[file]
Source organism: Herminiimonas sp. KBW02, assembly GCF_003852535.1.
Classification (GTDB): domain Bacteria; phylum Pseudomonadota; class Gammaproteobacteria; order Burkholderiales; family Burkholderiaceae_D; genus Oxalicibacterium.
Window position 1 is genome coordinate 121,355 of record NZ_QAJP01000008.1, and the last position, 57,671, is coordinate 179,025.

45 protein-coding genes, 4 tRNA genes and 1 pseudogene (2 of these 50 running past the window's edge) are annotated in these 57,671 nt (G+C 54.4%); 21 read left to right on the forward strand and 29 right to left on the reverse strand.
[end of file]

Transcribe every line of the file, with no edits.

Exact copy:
Source organism: Herminiimonas sp. KBW02, assembly GCF_003852535.1.
Classification (GTDB): domain Bacteria; phylum Pseudomonadota; class Gammaproteobacteria; order Burkholderiales; family Burkholderiaceae_D; genus Oxalicibacterium.
Window position 1 is genome coordinate 121,355 of record NZ_QAJP01000008.1, and the last position, 57,671, is coordinate 179,025.

45 protein-coding genes, 4 tRNA genes and 1 pseudogene (2 of these 50 running past the window's edge) are annotated in these 57,671 nt (G+C 54.4%); 21 read left to right on the forward strand and 29 right to left on the reverse strand.